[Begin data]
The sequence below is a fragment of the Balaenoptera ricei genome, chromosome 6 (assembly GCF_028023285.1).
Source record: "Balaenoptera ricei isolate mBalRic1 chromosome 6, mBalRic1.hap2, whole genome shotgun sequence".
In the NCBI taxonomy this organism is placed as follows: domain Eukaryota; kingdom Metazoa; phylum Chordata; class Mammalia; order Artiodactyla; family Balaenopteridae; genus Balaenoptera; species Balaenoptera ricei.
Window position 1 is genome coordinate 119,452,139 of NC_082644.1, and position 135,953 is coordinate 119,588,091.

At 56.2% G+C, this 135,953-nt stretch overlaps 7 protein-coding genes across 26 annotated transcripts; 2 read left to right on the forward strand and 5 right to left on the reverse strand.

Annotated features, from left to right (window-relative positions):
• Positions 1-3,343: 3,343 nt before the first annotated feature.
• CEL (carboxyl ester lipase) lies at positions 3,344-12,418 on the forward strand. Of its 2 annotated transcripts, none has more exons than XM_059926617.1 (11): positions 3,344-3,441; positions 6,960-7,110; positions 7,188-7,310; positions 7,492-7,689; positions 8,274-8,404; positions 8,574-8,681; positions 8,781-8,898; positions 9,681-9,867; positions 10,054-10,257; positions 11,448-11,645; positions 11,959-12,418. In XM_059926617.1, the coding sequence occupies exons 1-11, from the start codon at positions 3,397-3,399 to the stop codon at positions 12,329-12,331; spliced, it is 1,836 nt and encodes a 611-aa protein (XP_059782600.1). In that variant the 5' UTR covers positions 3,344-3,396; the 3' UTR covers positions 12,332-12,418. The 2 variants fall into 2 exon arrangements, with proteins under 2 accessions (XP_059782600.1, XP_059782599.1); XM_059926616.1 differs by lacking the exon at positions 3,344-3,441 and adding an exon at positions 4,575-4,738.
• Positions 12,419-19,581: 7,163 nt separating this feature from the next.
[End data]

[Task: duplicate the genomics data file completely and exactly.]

The sequence below is a fragment of the Balaenoptera ricei genome, chromosome 6 (assembly GCF_028023285.1).
Source record: "Balaenoptera ricei isolate mBalRic1 chromosome 6, mBalRic1.hap2, whole genome shotgun sequence".
In the NCBI taxonomy this organism is placed as follows: domain Eukaryota; kingdom Metazoa; phylum Chordata; class Mammalia; order Artiodactyla; family Balaenopteridae; genus Balaenoptera; species Balaenoptera ricei.
Window position 1 is genome coordinate 119,452,139 of NC_082644.1, and position 135,953 is coordinate 119,588,091.

At 56.2% G+C, this 135,953-nt stretch overlaps 7 protein-coding genes across 26 annotated transcripts; 2 read left to right on the forward strand and 5 right to left on the reverse strand.

Annotated features, from left to right (window-relative positions):
• Positions 1-3,343: 3,343 nt before the first annotated feature.
• CEL (carboxyl ester lipase) lies at positions 3,344-12,418 on the forward strand. Of its 2 annotated transcripts, none has more exons than XM_059926617.1 (11): positions 3,344-3,441; positions 6,960-7,110; positions 7,188-7,310; positions 7,492-7,689; positions 8,274-8,404; positions 8,574-8,681; positions 8,781-8,898; positions 9,681-9,867; positions 10,054-10,257; positions 11,448-11,645; positions 11,959-12,418. In XM_059926617.1, the coding sequence occupies exons 1-11, from the start codon at positions 3,397-3,399 to the stop codon at positions 12,329-12,331; spliced, it is 1,836 nt and encodes a 611-aa protein (XP_059782600.1). In that variant the 5' UTR covers positions 3,344-3,396; the 3' UTR covers positions 12,332-12,418. The 2 variants fall into 2 exon arrangements, with proteins under 2 accessions (XP_059782600.1, XP_059782599.1); XM_059926616.1 differs by lacking the exon at positions 3,344-3,441 and adding an exon at positions 4,575-4,738.
• Positions 12,419-19,581: 7,163 nt separating this feature from the next.